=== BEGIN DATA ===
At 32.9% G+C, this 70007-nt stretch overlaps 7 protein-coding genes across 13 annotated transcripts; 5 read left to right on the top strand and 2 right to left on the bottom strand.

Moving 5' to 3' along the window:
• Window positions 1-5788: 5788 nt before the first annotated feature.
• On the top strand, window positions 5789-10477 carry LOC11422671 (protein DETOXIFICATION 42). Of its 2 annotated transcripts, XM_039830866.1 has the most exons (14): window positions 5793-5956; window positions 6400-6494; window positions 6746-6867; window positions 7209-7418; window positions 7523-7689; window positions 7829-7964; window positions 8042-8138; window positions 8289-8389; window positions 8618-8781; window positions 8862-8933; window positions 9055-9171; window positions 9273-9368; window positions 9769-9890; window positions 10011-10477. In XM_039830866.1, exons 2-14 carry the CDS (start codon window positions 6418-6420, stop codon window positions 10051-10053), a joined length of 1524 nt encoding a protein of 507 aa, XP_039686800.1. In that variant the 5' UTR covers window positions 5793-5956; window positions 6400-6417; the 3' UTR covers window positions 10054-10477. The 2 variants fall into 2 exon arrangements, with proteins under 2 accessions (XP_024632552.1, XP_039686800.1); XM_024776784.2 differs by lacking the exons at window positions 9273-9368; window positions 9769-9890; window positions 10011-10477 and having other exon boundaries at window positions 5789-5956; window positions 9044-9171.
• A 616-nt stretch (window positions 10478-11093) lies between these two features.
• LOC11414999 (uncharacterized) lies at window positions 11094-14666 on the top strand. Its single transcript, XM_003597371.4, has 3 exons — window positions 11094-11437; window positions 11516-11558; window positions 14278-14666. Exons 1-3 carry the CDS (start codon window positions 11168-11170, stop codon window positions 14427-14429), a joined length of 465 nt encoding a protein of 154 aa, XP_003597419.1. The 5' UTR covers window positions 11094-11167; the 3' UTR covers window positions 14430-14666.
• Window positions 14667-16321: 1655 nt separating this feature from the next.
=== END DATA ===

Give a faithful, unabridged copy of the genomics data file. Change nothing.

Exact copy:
At 32.9% G+C, this 70007-nt stretch overlaps 7 protein-coding genes across 13 annotated transcripts; 5 read left to right on the top strand and 2 right to left on the bottom strand.

Moving 5' to 3' along the window:
• Window positions 1-5788: 5788 nt before the first annotated feature.
• On the top strand, window positions 5789-10477 carry LOC11422671 (protein DETOXIFICATION 42). Of its 2 annotated transcripts, XM_039830866.1 has the most exons (14): window positions 5793-5956; window positions 6400-6494; window positions 6746-6867; window positions 7209-7418; window positions 7523-7689; window positions 7829-7964; window positions 8042-8138; window positions 8289-8389; window positions 8618-8781; window positions 8862-8933; window positions 9055-9171; window positions 9273-9368; window positions 9769-9890; window positions 10011-10477. In XM_039830866.1, exons 2-14 carry the CDS (start codon window positions 6418-6420, stop codon window positions 10051-10053), a joined length of 1524 nt encoding a protein of 507 aa, XP_039686800.1. In that variant the 5' UTR covers window positions 5793-5956; window positions 6400-6417; the 3' UTR covers window positions 10054-10477. The 2 variants fall into 2 exon arrangements, with proteins under 2 accessions (XP_024632552.1, XP_039686800.1); XM_024776784.2 differs by lacking the exons at window positions 9273-9368; window positions 9769-9890; window positions 10011-10477 and having other exon boundaries at window positions 5789-5956; window positions 9044-9171.
• A 616-nt stretch (window positions 10478-11093) lies between these two features.
• LOC11414999 (uncharacterized) lies at window positions 11094-14666 on the top strand. Its single transcript, XM_003597371.4, has 3 exons — window positions 11094-11437; window positions 11516-11558; window positions 14278-14666. Exons 1-3 carry the CDS (start codon window positions 11168-11170, stop codon window positions 14427-14429), a joined length of 465 nt encoding a protein of 154 aa, XP_003597419.1. The 5' UTR covers window positions 11094-11167; the 3' UTR covers window positions 14430-14666.
• Window positions 14667-16321: 1655 nt separating this feature from the next.